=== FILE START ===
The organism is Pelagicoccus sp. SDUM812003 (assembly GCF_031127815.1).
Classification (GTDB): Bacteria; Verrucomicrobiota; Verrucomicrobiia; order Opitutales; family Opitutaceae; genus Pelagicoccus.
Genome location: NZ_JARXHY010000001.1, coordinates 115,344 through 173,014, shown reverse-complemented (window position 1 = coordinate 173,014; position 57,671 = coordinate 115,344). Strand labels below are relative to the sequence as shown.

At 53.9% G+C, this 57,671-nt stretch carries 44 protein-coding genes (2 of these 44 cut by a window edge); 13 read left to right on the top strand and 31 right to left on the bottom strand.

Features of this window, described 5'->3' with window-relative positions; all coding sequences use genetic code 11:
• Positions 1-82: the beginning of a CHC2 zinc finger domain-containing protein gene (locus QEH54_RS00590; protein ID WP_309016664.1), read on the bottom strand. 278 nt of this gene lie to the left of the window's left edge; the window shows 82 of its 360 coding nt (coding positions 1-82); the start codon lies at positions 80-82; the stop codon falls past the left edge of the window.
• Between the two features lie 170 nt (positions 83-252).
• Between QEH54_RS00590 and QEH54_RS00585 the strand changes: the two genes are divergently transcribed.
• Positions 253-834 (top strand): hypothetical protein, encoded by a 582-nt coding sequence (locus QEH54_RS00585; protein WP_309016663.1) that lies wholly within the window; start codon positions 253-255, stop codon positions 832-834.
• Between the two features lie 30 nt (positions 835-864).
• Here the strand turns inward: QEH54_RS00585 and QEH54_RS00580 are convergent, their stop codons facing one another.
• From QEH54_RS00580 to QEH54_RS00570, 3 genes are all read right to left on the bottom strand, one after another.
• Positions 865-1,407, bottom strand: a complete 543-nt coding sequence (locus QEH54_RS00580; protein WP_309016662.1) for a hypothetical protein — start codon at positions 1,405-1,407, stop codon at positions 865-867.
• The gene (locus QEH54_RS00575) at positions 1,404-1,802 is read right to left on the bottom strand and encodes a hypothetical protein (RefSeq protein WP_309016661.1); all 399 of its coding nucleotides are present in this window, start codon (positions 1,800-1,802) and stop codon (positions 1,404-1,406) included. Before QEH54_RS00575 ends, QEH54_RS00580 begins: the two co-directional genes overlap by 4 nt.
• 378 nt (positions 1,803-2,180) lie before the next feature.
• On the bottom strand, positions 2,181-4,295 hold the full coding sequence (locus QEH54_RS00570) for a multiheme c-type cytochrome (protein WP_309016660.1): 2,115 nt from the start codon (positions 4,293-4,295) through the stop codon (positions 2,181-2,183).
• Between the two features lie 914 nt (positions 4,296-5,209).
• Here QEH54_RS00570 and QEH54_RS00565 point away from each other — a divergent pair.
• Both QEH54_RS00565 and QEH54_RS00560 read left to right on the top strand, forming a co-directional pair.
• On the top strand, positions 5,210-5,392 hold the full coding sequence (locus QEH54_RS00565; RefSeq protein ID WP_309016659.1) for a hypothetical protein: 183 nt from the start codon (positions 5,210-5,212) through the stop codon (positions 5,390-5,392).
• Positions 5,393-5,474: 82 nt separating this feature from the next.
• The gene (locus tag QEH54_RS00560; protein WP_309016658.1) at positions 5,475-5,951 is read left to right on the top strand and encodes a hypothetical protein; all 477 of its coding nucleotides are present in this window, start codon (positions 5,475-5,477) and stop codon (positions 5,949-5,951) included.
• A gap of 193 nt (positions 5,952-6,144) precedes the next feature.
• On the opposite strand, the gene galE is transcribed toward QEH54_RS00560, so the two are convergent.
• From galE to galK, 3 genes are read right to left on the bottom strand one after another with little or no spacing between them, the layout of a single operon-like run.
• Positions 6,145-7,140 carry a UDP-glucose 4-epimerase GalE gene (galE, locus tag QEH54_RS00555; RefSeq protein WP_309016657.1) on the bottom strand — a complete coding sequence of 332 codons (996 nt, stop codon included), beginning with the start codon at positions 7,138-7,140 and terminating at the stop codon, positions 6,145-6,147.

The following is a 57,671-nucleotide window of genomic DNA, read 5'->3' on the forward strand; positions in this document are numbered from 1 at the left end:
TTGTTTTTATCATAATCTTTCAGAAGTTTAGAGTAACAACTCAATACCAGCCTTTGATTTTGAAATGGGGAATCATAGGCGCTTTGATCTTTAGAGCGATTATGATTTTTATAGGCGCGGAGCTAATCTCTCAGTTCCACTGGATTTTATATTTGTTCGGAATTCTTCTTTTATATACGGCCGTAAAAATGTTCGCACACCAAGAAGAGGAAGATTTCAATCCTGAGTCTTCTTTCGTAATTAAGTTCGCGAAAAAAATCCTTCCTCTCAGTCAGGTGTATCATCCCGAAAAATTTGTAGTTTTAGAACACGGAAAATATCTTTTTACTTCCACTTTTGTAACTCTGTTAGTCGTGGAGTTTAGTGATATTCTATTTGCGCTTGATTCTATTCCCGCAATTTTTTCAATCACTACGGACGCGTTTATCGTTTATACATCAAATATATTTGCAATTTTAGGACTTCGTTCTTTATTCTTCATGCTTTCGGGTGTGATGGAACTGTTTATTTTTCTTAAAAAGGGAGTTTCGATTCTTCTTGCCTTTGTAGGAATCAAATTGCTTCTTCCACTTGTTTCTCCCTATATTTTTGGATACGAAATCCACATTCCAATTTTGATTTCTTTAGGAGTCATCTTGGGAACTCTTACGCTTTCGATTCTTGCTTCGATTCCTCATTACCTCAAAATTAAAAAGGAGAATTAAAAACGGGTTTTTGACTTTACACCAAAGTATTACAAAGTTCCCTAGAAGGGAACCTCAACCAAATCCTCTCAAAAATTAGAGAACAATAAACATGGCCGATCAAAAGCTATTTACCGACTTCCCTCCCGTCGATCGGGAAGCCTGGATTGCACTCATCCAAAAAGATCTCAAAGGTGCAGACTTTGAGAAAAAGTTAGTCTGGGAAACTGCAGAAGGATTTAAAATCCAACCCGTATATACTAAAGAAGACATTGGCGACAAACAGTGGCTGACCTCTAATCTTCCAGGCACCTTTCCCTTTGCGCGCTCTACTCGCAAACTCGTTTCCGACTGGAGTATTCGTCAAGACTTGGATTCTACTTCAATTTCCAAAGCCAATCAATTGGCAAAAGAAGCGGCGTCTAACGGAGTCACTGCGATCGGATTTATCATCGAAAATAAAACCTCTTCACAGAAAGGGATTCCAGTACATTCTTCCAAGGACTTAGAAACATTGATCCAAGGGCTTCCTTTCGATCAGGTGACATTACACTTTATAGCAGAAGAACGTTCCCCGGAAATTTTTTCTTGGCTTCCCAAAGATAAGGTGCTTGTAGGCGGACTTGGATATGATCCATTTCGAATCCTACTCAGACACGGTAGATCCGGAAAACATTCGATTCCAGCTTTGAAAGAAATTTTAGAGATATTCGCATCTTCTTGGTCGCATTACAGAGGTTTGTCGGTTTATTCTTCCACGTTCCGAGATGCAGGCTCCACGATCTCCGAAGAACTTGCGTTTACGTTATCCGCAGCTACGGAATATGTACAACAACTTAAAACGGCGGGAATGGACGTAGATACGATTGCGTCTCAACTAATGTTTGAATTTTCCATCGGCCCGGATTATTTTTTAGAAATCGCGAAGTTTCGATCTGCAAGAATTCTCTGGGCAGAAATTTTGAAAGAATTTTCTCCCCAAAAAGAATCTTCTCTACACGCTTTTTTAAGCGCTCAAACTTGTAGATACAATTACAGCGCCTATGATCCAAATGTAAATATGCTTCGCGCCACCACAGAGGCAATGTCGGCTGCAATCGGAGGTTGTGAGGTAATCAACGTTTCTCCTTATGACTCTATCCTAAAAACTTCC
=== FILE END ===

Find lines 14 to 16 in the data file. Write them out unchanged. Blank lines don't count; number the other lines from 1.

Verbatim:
• The gene (locus QEH54_RS00575) at positions 1,404-1,802 is read right to left on the bottom strand and encodes a hypothetical protein (RefSeq protein WP_309016661.1); all 399 of its coding nucleotides are present in this window, start codon (positions 1,800-1,802) and stop codon (positions 1,404-1,406) included. Before QEH54_RS00575 ends, QEH54_RS00580 begins: the two co-directional genes overlap by 4 nt.
• 378 nt (positions 1,803-2,180) lie before the next feature.
• On the bottom strand, positions 2,181-4,295 hold the full coding sequence (locus QEH54_RS00570) for a multiheme c-type cytochrome (protein WP_309016660.1): 2,115 nt from the start codon (positions 4,293-4,295) through the stop codon (positions 2,181-2,183).